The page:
The following publications are the product of research conducted at CSU by faculty involved in the gtPathways Writing Integration Initiative. Faculty come from the fields of English, Psychology, Political Science, and Mathematics. You can access the articles via the links (may require logging in with your CSU login information).
Stories and Explanations in the Introductory Calculus Classroom: A Study of WTL as a Teaching and Learning Intervention
Sue Doe, Mary E. Pilgrim, and Jessica Gehrtz
The WAC Journal 27 (Fall 2016)
This study argues writing can play an important role in the teaching and learning of mathematics, particularly through the use of narrative and expository approaches for building conceptual understanding. Authors discuss, as well, the role GTAs play in this work, offering observations and outcomes based on their localized study.
Active Processing via Write-to-Learn Assignments: Learning and Retention Benefits in Introductory Psychology
Karla J. Gingerich, Julie M. Bugg, Sue R. Doe, Christopher A. Rowland, Tracy L. Richards, Sara Anne Tompkins and Mark A. McDaniel
Teaching of Psychology 41.4 (Sept 2014), pp. 303-08
This study evaluated brief, in-class write-to-learn assignments as a tool for promoting learning and retention in large, introductory psychology courses. A within-subjects (student) design was used with assignment of concepts to write-to-learn and copy (control) conditions counterbalanced across sections for each instructor. Students performed better on exam questions that pertained to concepts they actively wrote about than those that pertained to conceptual information they copied from an instructor’s slide. On a retention test taken approximately 8.5 weeks after the course, students continued to perform better on write-to-learn concepts than on copied concepts. The findings suggest that write-to-learn assignments facilitate active processing of lecture material, which produces modest benefits for learning and retention of key, conceptual knowledge.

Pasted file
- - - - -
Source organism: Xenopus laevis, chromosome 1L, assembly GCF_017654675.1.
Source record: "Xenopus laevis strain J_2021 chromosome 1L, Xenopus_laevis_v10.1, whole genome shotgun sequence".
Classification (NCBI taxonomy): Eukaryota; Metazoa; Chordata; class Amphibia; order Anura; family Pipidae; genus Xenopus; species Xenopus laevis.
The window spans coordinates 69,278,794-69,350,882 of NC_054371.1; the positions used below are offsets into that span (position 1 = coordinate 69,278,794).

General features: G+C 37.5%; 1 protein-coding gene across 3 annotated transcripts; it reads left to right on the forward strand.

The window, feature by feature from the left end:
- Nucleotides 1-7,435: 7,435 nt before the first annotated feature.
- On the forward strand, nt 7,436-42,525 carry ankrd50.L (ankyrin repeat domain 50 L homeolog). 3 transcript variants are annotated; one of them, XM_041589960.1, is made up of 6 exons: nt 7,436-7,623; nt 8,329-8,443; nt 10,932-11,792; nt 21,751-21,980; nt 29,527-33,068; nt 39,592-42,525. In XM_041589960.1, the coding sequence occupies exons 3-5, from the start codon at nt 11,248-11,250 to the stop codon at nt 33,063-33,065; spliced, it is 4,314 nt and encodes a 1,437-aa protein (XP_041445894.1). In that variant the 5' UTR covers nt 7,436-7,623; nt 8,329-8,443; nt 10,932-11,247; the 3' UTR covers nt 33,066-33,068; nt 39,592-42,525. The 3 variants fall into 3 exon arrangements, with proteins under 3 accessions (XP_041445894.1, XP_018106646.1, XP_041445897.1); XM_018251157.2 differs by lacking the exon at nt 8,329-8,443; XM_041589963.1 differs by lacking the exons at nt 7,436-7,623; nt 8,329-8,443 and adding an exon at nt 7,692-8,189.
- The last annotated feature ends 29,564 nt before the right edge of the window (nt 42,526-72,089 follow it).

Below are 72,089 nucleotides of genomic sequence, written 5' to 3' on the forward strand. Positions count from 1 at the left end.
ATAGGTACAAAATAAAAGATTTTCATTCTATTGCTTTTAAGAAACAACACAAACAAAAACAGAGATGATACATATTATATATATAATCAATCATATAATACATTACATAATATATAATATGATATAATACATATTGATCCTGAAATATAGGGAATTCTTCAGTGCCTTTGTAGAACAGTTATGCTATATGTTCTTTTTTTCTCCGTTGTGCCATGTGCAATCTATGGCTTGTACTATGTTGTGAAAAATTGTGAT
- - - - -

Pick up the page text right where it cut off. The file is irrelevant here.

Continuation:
An Evaluation of Grading and Instructional Feedback Skills of Graduate Teaching Assistants in Introductory Psychology
Sue R. Doe, Karla J. Gingerich, Tracy L. Richards
Teaching of Psychology 40.4 (Sept 2013), pp. 274-280
This study explored graduate teaching assistant (GTA) grading on 480 papers across two writing assignments as integrated into large Introductory Psychology courses. We measured GTA accuracy, consistency, and commenting (feedback) quality. Results indicate that GTA graders improved, although unevenly, in accuracy and consistency from Time 1 to 2 when compared to professional graders who scored the same papers. GTA commenting on papers improved from Time 1 to Time 2 as well, as indicated by seven measures of feedback effectiveness. However, subsequent to training GTAs gave higher grades than professional graders, and significant interactions between GTAs and time were evident in terms of both grading and commenting improvement. Conclusions for GTA training and professional development are discussed.
Learning through Writing: Teaching Critical Thinking Skills in Writing Assignments
Gamze Çavdar and Sue Doe
PS: Political Science & Politics 45.2 (April 2012), pp. 298-306
Traditional writing assignments often fall short in addressing problems with college students’ writing as these assignments fail to help students develop critical thinking skills and comprehension of course content. This article reports the use of a two-part (staged) writing assignment with postscript as a strategy for improving student critical thinking in a lower-division political science course. We argue that through well-designed writing assignments, instructors can encourage students to reconsider concepts, critically evaluate assumptions, and undertake substantive revisions of their writing.
From the Researchers…
“Some of the most enjoyable scholarship I’ve been part of was related to gtPathways writing integration. Collaborative research and writing are truly rewarding and so are the scholarship on teaching and interdisciplinary work. I think that we need more opportunities for scholarship such as this, which involves collegial interaction on important issues related to teaching and learning. Plus … there were the friendships we developed as colleagues working together for the good of students.. It doesn’t get much better than that!” –Sue Doe, English
“The article that Sue and I co-authored was motivated to solve some concrete challenges that we faced in the classroom, which was the difficulty of improving students’ writing skills when they were not fully integrating our feedback. I am proud that this research was a joint project between instructors and students because they were involved in our research and contributed to it.” –Gamze Çavdar, Political Science